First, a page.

Elisha-Grace King '23 Wins NEACAC Essay Contest

Elisha-Grace King '23 Wins NEACAC Essay Contest
Suzanne Morrissey

The New England Association for College Admission Counseling (NEACAC) announced that Elisha-Grace King ’23 has been selected as the Overall winner of the 2023 NEACAC Essay Contest! Her essay “The Dragon Fighter in Pink Glitter vs. College Admissions” stood out from more than 160 entries, and earned its author a $2,000 award. “This is a big deal in the College Office!” said College Counselor Nina Hind (agreed!). Read the award-winning essay, in which Elisha-Grace describes being able to count on her fierce 5-year-old self for support, below. 

The Dragon Fighter in Pink Glitter vs. College Admissions
By Elisha-Grace King ’2

On my very first day of school, my dad told me to stand in front of an entranceway for a picture. “Each year,” he said, grinning, “we’ll take one right here.” We used a little silver Nikon camera constructed with such plainness that it still functions today. Twelve first days later, the original photo lives among dozens more memories captured on my boarding school dorm wall.

The photo displays a quintessential early 2010s childhood outfit. Pink polka-dots, a bedazzled headband, a jade necklace I stole from my sister’s drawer, and a little grin that didn’t exemplify just how excited I was to be at school. I felt like I was a “big kid”. I hadn’t realized I should probably first master the difference between lowercase “b” and lowercase “d” before wearing that crown.

Now a senior in high school, my kindergarten photo represents the fiercest parts of my identity. The little girl in the photo has the confidence to take on anything, making her the compass that has most influenced me. She is the greatest, most enchanting version of myself. Within the span of recess, she could transform from an astronaut to a mad lab scientist to a queen reigning over the entire planet. She fought dragons on the playground, voyaged through backyard jungles, and climbed to the highest heights her little legs could take her. In every story, she was the heroine. Tackling the college process has been her greatest battle yet.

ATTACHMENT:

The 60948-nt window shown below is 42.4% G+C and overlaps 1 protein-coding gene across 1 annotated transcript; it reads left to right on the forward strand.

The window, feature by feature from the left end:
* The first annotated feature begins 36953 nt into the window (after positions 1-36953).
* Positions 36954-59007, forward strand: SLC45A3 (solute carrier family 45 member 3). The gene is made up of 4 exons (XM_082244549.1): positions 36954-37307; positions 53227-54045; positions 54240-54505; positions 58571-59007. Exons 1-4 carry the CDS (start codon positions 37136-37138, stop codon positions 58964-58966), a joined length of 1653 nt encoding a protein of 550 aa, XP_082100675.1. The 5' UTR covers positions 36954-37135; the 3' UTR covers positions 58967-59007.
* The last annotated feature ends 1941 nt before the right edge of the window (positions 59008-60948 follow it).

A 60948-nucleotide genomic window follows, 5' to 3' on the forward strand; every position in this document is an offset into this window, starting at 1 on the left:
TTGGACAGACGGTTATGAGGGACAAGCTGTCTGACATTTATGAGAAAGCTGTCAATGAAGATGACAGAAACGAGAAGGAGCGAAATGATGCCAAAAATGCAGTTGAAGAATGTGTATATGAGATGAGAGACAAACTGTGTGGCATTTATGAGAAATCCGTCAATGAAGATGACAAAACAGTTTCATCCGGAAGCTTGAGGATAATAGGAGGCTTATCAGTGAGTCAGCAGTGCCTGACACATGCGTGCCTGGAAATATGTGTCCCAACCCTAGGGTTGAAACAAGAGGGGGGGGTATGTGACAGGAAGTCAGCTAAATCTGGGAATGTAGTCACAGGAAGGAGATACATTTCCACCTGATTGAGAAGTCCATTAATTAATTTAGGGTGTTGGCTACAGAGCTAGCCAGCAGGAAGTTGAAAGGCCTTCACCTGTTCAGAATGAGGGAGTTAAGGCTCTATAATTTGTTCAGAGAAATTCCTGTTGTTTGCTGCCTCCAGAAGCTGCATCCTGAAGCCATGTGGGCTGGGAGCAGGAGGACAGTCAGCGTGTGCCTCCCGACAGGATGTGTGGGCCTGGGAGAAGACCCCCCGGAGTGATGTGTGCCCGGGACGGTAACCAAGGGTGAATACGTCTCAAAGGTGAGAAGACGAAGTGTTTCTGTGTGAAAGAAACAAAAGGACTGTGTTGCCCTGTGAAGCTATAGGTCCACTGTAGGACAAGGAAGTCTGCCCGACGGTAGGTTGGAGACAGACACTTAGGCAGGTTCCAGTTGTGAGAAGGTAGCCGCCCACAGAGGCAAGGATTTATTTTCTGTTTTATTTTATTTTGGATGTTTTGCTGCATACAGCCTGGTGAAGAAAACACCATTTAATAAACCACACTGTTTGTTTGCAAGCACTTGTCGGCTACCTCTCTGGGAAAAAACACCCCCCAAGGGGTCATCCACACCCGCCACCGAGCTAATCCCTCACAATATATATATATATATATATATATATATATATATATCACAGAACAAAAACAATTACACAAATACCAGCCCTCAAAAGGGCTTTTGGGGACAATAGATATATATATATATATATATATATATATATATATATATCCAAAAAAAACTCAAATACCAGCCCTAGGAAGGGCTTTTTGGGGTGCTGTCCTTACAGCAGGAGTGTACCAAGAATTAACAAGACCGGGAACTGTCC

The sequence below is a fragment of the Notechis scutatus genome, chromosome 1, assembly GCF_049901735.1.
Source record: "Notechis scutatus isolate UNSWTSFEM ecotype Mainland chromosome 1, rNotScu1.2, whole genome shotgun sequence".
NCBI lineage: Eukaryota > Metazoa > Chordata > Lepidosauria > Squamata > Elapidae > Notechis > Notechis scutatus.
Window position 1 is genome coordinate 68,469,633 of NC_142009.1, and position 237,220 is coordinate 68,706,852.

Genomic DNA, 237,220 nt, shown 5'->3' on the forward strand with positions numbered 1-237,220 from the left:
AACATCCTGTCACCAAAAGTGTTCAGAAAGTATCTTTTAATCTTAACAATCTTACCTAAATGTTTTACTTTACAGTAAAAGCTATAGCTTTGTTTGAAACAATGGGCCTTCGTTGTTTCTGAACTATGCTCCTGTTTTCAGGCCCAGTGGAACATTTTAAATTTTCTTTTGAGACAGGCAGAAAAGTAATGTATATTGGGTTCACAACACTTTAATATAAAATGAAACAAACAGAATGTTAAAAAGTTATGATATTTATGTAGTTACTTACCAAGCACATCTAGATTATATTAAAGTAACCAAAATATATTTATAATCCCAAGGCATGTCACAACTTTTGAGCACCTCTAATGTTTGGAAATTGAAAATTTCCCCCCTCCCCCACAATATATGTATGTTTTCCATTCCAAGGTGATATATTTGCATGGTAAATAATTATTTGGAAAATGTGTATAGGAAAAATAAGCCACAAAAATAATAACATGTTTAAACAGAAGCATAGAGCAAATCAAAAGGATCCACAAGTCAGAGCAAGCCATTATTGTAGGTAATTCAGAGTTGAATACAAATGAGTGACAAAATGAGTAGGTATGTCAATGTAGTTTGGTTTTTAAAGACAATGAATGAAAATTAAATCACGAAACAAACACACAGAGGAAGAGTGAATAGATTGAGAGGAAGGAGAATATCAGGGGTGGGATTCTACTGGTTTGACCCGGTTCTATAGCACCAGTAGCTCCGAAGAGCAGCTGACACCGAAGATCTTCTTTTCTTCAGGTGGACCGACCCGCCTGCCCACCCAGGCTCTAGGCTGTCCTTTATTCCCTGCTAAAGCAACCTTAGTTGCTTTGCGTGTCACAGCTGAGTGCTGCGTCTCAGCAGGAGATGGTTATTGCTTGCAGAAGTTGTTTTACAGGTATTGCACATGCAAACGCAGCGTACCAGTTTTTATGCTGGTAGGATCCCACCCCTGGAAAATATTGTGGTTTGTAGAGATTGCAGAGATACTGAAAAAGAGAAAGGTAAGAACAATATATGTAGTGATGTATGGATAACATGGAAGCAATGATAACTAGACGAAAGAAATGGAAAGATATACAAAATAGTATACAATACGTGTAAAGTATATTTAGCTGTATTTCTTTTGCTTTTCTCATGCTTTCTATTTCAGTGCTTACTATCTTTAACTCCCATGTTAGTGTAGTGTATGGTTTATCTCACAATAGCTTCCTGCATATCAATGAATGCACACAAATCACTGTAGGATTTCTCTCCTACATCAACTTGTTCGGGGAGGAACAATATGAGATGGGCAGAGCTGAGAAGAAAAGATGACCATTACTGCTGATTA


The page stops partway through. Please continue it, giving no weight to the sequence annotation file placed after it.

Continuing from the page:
Over this past year of writing countless supplements, studying for hours of AP tests, and, of course, enjoying my final year of high school, I’ve felt the child in the photo tug on my arm. With her tiny, pink glitter nail-polished hands, she guides me back to where I started; wildly imaginative and relentlessly curious. The barriers that surrounded her, which would only heighten as she discovered more of who she was, were not even a known presence. All the things she was and could dream up were unbounded. Carrying this fearless ambition with me, I reached for the stars that seemed inescapably impossible to touch; my dream colleges and universities. 

Today, I am preparing to attend McGill University in search of “heroic” solutions to climate change that require the same hope and creativity I’ve possessed since childhood. I am eternally grateful to each of my counselors, teachers, coaches, and friends who have helped me transcend my circumstances. As graduation nears, I reflect on all the bits of knowledge I’ve gained from school; the colors of the rainbow in first grade, the solar system in fourth, and how to write a decent college essay in twelfth. Without those who supported me, I couldn’t say I had successfully built my unique path toward higher education. However, there could not have possibly been someone I trusted more than my 5-year-old self to courageously jumpstart the marks I hope to make on the world.